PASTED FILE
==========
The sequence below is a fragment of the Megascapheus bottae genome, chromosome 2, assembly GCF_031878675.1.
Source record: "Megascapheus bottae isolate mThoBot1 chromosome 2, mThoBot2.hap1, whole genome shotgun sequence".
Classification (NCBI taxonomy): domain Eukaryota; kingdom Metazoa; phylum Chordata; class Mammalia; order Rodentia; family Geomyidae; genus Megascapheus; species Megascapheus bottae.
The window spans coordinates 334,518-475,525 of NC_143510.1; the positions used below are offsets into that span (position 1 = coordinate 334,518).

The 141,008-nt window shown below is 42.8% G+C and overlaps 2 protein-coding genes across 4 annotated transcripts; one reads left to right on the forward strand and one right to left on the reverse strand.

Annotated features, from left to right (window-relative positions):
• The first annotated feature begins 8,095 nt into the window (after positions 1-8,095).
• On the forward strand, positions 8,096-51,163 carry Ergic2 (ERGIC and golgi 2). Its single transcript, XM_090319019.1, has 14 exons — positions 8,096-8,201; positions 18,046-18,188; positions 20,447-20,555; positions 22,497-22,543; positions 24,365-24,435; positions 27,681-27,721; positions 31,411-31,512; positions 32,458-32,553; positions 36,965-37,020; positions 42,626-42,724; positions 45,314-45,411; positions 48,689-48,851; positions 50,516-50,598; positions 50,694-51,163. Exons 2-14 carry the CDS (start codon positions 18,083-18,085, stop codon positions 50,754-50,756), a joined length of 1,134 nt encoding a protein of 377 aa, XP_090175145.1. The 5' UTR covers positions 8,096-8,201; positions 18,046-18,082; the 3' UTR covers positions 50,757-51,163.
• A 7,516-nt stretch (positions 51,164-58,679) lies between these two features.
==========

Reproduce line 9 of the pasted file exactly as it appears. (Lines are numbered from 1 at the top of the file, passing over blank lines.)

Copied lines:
• A 7,516-nt stretch (positions 51,164-58,679) lies between these two features.